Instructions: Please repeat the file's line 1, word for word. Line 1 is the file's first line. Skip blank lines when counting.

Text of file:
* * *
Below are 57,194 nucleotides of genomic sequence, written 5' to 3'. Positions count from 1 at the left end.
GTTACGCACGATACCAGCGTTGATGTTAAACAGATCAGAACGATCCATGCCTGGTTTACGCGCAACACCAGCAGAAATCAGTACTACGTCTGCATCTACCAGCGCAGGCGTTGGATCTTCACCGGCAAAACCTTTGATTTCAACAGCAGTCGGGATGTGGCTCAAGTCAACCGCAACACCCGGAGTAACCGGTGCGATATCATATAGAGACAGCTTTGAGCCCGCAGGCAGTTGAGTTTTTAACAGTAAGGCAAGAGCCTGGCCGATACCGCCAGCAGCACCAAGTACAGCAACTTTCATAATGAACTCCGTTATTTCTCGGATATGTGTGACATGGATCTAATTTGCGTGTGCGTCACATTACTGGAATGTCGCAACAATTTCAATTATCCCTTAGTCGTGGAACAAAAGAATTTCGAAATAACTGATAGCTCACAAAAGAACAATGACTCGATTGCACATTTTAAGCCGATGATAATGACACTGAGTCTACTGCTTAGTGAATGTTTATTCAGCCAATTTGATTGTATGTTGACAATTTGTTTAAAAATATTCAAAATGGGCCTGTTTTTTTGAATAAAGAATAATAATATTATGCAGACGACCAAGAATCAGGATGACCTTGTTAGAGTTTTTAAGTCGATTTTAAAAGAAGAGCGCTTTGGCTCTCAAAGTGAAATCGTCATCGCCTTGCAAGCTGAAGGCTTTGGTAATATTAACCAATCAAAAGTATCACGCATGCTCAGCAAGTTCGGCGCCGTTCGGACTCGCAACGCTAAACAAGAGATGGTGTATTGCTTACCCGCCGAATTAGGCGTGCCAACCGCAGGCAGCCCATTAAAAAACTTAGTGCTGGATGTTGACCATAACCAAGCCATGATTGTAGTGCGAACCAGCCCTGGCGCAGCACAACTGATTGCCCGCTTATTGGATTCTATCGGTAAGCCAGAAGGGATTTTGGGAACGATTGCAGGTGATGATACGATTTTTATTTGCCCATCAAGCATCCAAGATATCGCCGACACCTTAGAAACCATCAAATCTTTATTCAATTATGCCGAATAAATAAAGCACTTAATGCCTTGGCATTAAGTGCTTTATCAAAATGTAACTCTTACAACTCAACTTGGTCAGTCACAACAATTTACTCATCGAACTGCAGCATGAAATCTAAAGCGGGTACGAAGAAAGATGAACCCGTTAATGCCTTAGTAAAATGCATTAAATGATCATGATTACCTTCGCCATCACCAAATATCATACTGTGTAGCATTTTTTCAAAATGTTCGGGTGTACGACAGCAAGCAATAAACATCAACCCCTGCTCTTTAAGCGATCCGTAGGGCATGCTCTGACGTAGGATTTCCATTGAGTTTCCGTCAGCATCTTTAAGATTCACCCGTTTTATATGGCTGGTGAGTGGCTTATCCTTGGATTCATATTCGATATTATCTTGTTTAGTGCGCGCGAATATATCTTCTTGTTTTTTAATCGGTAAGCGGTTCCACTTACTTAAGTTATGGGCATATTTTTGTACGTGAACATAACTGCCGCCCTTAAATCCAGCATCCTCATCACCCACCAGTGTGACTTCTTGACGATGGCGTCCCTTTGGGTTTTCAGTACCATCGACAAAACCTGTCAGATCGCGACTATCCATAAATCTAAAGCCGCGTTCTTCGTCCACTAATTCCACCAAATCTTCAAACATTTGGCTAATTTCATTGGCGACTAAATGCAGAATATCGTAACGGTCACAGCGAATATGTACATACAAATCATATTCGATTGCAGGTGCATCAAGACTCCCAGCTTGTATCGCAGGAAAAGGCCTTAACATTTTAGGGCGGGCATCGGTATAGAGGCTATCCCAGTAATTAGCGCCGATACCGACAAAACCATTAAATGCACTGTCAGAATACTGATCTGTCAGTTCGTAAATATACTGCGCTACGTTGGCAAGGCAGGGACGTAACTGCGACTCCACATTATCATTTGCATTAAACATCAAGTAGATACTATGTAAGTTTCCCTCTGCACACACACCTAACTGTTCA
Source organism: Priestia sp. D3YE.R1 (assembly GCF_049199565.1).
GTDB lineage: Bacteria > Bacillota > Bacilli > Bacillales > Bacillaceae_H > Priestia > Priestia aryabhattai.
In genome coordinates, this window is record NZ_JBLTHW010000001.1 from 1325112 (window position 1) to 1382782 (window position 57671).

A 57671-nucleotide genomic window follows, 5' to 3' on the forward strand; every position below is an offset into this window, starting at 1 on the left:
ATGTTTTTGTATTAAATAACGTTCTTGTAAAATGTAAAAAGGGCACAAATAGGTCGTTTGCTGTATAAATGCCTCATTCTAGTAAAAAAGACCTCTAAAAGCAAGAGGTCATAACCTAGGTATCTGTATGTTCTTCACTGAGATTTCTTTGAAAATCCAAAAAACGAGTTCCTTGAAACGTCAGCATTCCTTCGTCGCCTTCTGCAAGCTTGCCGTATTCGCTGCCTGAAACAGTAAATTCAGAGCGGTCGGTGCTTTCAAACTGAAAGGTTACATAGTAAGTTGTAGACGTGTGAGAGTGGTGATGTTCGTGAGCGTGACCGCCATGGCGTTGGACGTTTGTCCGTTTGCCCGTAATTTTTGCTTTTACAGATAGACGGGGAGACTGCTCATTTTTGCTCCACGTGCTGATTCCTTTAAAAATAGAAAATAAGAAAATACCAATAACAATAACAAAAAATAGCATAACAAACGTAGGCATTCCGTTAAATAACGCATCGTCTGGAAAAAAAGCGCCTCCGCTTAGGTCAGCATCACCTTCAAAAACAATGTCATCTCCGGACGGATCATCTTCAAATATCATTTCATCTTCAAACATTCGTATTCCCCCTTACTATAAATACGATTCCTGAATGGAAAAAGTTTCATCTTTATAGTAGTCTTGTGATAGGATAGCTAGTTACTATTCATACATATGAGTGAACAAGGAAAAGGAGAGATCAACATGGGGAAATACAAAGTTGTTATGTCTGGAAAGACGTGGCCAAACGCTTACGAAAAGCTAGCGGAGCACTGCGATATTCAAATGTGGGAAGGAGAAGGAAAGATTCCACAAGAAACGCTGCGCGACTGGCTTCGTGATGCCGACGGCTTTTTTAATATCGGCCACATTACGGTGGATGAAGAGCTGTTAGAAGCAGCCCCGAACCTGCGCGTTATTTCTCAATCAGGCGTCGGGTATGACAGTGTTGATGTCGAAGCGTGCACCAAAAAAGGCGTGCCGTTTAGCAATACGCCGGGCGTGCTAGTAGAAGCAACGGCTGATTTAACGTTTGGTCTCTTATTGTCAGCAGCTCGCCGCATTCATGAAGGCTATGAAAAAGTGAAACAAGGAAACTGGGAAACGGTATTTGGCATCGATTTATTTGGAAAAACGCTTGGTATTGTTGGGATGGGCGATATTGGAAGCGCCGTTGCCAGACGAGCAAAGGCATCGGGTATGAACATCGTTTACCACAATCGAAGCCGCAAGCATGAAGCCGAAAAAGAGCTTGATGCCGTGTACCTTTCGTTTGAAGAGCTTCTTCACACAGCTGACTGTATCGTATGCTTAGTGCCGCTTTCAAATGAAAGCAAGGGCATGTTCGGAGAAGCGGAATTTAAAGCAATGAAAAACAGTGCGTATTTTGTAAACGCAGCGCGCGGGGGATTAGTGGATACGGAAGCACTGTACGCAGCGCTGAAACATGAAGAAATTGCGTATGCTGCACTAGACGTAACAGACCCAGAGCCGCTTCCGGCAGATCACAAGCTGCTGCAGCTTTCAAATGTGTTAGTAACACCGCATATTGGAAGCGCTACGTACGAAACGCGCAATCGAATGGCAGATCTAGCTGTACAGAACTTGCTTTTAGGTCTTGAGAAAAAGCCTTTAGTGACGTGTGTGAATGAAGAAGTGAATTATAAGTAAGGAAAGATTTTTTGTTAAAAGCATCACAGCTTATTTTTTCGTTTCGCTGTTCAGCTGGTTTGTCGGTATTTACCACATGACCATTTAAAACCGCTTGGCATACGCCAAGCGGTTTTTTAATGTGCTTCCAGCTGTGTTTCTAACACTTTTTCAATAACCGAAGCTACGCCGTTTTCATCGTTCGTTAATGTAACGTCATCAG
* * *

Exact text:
Below are 57,194 nucleotides of genomic sequence, written 5' to 3'. Positions count from 1 at the left end.